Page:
Topological data analysis of Escherichia coli O157:H7 and non-O157 survival in soils.

Ibekwe AM, Ma J, Crowley DE, Yang CH, Johnson AM, Petrossian TC, Lum PY - Front Cell Infect Microbiol (2014)

(A) Sample-sample relationships in a topological network. Using physical, chemical, and biological characteristics of the samples, we obtained a network that comprised of 4 sub-networks (A–D) and a singleton (single node comprising of 2 samples). The coloring here is by location, where each location is given a color (Salinas is red, Imperial Valley is green and Yuma is blue). Nodes that have a mixture of soils have colors in between as depicted in the color bar. Sub-networks structure indicates that physical, chemical, and biological characteristics primarily segregate the samples according to location, with Salinas being most different from soils from Yuma and Imperial Valley, (B). The same network is colored by soilmanagement type (organic (represented by 0) vs. conventional (represented by 1). The red nodes represent samples with conventional soil management while the blue nodes represented the organic soil management. The green and orange colored nodes represented mixed organic and conventional soil management with varying percent of mixture of the two types of management. (C) Another network is built using the same parameters except for resolution. The soil samples are analyzed at a lower resolution to ask if structure (D) and the singleton will merge with any part of the sub-networks. Sub-network (D), which comprised of samples from Yuma and Imperial, became part of sub-network (B) (colored nodes). Samples from sub-network (D) are not part of the gray nodes. The singleton however remained a singleton. The size of each node reflects the number of data points contained in the node. For (A,B), the distance metric and filters were Person correlation and Principal Metric SVD and secondary metric SVD. Metric, Norm Correlation; Lens, Principal Metric SVD value (Resolution 30, Gain 4.0x, Equalized) Secondary Metric SVD Value (Resolution 30, Gain 4.0x, Equalized). For (C), all analysis parameters remained the same except for resolution (20 instead of 30).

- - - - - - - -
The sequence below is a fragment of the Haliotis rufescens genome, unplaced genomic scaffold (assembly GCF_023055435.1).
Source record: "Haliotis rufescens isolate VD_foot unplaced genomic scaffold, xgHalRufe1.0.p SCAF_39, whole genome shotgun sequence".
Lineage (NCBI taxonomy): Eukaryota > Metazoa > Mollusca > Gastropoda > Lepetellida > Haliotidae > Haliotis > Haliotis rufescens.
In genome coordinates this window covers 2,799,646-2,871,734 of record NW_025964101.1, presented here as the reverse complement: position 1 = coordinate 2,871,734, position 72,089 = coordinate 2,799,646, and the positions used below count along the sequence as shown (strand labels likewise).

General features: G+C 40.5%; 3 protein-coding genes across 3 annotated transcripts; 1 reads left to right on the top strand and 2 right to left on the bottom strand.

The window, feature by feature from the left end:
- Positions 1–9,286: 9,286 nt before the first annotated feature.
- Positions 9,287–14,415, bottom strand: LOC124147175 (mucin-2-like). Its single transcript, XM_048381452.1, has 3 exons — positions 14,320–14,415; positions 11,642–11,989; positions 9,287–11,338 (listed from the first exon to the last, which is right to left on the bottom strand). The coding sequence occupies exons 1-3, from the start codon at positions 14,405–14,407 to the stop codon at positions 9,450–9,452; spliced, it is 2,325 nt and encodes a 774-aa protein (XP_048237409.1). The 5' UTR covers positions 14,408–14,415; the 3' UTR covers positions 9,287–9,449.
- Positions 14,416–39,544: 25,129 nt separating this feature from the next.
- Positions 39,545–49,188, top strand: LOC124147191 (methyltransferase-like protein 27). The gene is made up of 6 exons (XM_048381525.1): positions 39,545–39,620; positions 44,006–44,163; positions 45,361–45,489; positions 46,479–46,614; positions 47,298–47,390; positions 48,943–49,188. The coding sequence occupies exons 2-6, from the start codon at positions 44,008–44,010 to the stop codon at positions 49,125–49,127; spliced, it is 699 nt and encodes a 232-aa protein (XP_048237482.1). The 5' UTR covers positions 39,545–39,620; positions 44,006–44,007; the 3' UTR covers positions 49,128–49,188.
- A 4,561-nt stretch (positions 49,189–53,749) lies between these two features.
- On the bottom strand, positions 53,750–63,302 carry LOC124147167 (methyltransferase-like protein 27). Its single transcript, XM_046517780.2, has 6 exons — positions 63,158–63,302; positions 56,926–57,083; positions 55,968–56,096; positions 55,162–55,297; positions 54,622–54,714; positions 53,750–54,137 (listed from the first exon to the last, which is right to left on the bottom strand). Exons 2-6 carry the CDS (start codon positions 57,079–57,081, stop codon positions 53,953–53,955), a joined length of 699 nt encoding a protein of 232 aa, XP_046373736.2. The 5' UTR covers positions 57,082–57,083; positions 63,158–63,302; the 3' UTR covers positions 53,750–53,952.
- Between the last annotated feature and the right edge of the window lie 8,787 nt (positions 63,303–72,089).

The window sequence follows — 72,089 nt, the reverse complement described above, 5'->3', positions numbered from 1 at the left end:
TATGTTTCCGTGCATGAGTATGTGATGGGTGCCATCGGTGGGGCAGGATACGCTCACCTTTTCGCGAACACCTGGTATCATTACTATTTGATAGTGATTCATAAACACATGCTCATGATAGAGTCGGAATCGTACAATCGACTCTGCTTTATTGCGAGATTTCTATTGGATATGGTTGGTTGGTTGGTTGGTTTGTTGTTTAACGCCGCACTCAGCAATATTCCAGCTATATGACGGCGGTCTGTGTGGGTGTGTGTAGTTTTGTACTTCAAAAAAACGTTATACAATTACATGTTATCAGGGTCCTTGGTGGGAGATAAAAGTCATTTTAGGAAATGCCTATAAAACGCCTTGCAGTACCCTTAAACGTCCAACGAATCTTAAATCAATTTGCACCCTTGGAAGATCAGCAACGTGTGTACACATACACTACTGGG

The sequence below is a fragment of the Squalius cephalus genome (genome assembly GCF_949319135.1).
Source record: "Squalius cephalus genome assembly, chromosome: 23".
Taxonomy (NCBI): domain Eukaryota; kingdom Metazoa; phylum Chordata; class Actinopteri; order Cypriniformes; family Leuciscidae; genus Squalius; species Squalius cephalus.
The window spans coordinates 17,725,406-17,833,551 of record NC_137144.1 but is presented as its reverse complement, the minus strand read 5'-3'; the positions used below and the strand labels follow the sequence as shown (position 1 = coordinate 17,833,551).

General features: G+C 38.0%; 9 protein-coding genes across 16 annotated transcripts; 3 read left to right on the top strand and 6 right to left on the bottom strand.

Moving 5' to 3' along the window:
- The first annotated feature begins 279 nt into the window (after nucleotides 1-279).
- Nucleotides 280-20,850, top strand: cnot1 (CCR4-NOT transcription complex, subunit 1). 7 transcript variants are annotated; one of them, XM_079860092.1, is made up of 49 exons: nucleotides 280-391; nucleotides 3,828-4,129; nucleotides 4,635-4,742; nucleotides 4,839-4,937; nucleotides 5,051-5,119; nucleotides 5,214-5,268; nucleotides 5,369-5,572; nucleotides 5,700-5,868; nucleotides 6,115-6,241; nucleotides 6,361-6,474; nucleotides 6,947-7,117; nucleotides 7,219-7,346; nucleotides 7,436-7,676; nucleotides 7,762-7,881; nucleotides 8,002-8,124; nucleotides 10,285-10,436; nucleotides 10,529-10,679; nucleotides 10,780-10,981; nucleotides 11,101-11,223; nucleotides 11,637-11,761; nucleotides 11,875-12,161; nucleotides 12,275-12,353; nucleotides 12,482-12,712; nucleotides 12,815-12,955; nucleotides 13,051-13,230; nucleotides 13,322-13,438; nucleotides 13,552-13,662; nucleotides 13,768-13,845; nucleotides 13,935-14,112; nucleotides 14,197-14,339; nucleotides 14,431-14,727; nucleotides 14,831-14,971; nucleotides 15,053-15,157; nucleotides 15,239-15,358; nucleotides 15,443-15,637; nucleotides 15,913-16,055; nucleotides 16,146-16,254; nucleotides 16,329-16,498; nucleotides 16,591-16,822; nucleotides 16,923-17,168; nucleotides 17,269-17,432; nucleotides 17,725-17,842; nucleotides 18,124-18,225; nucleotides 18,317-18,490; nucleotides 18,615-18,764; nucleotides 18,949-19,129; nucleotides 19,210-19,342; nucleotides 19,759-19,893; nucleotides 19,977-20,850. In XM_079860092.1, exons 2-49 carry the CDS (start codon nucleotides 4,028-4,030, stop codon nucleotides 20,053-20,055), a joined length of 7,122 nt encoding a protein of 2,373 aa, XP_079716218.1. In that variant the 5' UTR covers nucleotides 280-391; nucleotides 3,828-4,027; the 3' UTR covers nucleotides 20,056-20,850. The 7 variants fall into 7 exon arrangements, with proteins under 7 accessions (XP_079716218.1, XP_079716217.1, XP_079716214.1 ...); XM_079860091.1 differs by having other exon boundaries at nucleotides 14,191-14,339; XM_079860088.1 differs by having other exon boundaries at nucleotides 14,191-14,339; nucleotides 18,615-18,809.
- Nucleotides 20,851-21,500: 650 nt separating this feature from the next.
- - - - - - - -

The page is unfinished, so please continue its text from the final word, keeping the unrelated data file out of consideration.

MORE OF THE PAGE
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Related In: Results  -  Collection

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Figure 1: (A) Sample-sample relationships in a topological network. Using physical, chemical, and biological characteristics of the samples, we obtained a network that comprised of 4 sub-networks (A–D) and a singleton (single node comprising of 2 samples). The coloring here is by location, where each location is given a color (Salinas is red, Imperial Valley is green and Yuma is blue). Nodes that have a mixture of soils have colors in between as depicted in the color bar. Sub-networks structure indicates that physical, chemical, and biological characteristics primarily segregate the samples according to location, with Salinas being most different from soils from Yuma and Imperial Valley, (B). The same network is colored by soilmanagement type (organic (represented by 0) vs. conventional (represented by 1). The red nodes represent samples with conventional soil management while the blue nodes represented the organic soil management. The green and orange colored nodes represented mixed organic and conventional soil management with varying percent of mixture of the two types of management. (C) Another network is built using the same parameters except for resolution. The soil samples are analyzed at a lower resolution to ask if structure (D) and the singleton will merge with any part of the sub-networks. Sub-network (D), which comprised of samples from Yuma and Imperial, became part of sub-network (B) (colored nodes). Samples from sub-network (D) are not part of the gray nodes. The singleton however remained a singleton. The size of each node reflects the number of data points contained in the node. For (A,B), the distance metric and filters were Person correlation and Principal Metric SVD and secondary metric SVD. Metric, Norm Correlation; Lens, Principal Metric SVD value (Resolution 30, Gain 4.0x, Equalized) Secondary Metric SVD Value (Resolution 30, Gain 4.0x, Equalized). For (C), all analysis parameters remained the same except for resolution (20 instead of 30).